December 4, 2022

Right to Development


This article is part of our series dedicated to the 75th anniversary of the Universal Declaration of Human Rights.

Ratified by the UN General Assembly on December 4th 1986, the Declaration on the Right to Development affirms that development processes should be based on the active, free and meaningful participation of the people.

According to the World Inequality Report 2022, inequality has increased in most countries over the last two decades: The gap between the average incomes of the richest 10% and the poorest 50% of people within a country has almost doubled, from 8.5 times to 15 times. The 2022 report points out that “this sharp rise in within-country inequalities has meant that despite economic catch-up and strong growth in the emerging countries, the world remains particularly unequal today. It also means that inequalities within countries are now even greater than the significant inequalities observed between countries.”

This is undoubtedly the result of economic development policies that do not take into account the needs of the population and that lead to maldevelopment. Looking at the problem from a “maldevelopment” (or ill-development) perspective, the question is how to develop and how to change our societies towards more social justice. “Inequality is always political choice and learning from policies implemented in other countries or at other points of time is critical to design fairer development pathways,” the authors of the report stress.

It is the same with the impact of our economic development policies on the environment and the climate: the responsibilities of climate change and pollution are clear, the speed at which the socio-ecological transformation of our societies can take place is a question of political choices.

How could we then push for political choices aimed at creating more equitable development pathways? How could we dismantle the structures that allow economic actors and countries in the North to profit from the exploitation of workers and natural resources of countries in the South? Since we are talking about “maldevelopment”, what would be “good (or equitable) development”? How can we define a development policy that meets the needs of the people, respects their rights and protects the environment?

The United Nations can play an important role by promoting the “right to development” and elaborating new legally binding instruments in the framework of international cooperation. The concept of the “right to development” comes from the Declaration on the Right to Development, adopted by the United Nations General Assembly on 4 December 1986. The Declaration states:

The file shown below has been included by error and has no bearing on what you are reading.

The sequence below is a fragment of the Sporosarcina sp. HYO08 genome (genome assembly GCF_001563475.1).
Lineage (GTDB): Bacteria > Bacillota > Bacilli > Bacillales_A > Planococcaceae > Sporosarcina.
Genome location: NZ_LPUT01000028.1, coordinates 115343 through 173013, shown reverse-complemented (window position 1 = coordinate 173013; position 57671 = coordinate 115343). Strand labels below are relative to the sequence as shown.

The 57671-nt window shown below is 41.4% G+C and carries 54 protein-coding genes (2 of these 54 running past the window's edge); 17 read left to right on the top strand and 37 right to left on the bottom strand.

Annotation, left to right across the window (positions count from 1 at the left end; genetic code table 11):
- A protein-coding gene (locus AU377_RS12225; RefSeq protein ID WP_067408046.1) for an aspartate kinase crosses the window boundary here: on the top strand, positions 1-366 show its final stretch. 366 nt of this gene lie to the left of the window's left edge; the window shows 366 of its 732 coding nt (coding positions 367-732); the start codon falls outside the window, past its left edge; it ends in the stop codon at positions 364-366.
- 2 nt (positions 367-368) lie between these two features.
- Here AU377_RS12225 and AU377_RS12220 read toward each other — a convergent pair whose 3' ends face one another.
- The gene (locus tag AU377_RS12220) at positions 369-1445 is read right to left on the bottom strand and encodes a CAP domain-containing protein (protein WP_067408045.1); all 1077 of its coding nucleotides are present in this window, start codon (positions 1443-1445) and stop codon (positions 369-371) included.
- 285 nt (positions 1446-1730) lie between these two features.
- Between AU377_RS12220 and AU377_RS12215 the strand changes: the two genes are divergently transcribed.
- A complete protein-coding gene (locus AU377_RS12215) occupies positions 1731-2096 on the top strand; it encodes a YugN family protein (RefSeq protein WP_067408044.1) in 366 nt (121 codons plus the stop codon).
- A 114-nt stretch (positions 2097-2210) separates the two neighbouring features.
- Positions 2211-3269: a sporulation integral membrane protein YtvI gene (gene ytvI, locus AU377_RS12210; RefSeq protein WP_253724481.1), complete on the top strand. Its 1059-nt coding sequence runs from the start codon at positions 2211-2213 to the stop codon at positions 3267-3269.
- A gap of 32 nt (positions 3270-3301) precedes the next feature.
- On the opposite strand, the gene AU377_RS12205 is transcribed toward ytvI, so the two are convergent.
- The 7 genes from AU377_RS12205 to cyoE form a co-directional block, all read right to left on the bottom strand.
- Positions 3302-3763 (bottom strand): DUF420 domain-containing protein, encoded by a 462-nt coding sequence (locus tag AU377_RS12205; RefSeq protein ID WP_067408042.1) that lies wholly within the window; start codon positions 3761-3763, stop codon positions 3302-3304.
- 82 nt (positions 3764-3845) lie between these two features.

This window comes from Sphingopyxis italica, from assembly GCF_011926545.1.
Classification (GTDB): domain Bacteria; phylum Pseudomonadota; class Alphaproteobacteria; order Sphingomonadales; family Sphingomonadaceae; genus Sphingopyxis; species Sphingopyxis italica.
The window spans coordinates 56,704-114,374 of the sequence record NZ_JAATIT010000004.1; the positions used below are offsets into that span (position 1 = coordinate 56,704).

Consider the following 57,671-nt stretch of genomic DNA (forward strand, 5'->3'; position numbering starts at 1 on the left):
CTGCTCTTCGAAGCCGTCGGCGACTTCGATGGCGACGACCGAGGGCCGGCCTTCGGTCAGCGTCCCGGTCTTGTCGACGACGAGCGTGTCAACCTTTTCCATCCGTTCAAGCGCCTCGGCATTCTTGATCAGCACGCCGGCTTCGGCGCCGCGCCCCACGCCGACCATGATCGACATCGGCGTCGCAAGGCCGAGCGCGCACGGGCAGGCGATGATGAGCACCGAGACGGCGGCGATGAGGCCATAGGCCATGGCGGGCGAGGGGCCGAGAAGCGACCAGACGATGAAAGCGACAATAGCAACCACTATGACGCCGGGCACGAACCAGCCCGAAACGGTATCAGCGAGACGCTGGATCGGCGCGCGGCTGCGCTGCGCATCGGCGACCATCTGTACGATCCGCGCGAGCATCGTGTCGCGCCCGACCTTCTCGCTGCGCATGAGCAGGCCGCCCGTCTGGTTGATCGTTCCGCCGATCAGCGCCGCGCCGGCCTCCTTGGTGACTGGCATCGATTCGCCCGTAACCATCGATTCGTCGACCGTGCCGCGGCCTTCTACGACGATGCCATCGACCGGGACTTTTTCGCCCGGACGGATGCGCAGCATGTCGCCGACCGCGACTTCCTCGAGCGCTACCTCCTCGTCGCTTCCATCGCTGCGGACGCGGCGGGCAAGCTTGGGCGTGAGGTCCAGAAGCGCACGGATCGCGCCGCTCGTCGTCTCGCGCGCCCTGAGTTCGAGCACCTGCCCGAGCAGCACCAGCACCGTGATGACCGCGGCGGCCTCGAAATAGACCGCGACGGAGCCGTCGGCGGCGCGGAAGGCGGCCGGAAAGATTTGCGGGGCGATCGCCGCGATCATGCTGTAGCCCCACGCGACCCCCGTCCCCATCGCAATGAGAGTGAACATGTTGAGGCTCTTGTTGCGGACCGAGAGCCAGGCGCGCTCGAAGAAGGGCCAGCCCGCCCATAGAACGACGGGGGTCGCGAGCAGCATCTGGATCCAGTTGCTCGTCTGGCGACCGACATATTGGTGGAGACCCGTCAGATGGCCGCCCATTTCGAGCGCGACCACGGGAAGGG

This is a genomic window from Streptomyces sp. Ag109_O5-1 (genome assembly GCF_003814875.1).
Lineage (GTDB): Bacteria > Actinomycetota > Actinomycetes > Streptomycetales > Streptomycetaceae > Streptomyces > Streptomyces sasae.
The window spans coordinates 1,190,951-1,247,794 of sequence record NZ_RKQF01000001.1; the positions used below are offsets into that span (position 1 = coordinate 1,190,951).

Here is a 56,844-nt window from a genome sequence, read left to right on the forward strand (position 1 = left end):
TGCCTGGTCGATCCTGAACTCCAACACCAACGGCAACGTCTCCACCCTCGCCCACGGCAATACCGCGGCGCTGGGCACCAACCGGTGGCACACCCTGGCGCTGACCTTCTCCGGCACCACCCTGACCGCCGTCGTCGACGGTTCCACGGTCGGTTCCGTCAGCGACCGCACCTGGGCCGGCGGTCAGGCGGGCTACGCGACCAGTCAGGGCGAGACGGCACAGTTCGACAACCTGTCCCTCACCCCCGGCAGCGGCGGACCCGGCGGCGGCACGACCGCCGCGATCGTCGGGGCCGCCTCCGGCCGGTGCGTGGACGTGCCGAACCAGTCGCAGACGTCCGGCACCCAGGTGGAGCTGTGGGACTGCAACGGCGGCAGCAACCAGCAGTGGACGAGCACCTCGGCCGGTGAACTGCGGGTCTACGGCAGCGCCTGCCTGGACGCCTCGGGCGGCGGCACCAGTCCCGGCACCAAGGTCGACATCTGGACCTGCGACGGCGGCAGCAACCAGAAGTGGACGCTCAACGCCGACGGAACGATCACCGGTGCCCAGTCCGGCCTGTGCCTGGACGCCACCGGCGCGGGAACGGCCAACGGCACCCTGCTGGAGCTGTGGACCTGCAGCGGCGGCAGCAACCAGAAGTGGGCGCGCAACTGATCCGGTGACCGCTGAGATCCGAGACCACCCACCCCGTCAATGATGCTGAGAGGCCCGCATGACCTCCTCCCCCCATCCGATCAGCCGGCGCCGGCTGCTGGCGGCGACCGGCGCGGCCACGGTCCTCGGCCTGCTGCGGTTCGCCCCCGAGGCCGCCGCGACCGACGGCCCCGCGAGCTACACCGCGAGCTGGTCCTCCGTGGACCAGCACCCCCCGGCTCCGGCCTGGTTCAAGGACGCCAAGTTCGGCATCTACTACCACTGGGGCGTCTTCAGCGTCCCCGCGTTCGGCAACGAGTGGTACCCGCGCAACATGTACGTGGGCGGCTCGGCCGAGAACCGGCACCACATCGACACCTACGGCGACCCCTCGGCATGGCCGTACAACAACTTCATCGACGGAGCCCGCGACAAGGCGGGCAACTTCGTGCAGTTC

Article 1. The right to development is an inalienable human right by virtue of which every human person and all peoples are entitled to participate in, contribute to, and enjoy economic, social, cultural and political development, in which all human rights and fundamental freedoms can be fully realized.

This Declaration affirms that development processes should be based on the active, free and meaningful participation of the people. The aim of the right to development is to achieve self-determination and sovereignty of peoples in choosing their model of development in a spirit of equality and mutual respect. The right to development also implies that the benefits of development must be equitably shared.

A UN Declaration has great moral force, but it is not legally binding. So this instrument has never really been implemented. Nevertheless, it retains its legal, political and moral relevance. In 2023-2025, Rosa-Luxemburg-Stiftung Geneva with CETIM and in cooperation with the UN Expert mechanism on the Right to Development, will promote the implementation of the 1986 Declaration and wishes to open a broad debate on the right to development, particularly in the context of the process to elaborate a UN Convention on the Right to Development.

Unlike UN Declarations, Conventions are legally binding once signed and ratified by member states. As CETIM points out: “the future Convention should contribute to the establishment of a democratic and equitable international order, of effective international cooperation for the constant improvement of the social well-being of all peoples and the equitable distribution of wealth, as well as the realization of all human rights.” Against the backdrop of climate change and extreme inequalities, after a period of global pandemics that have led us to collectively question our needs, it is time to advocate at the global level for development policies based on social justice and the protection of nature, resources and the climate.

This article is part of our series dedicated to the 75th anniversary of the Universal Declaration of Human Rights.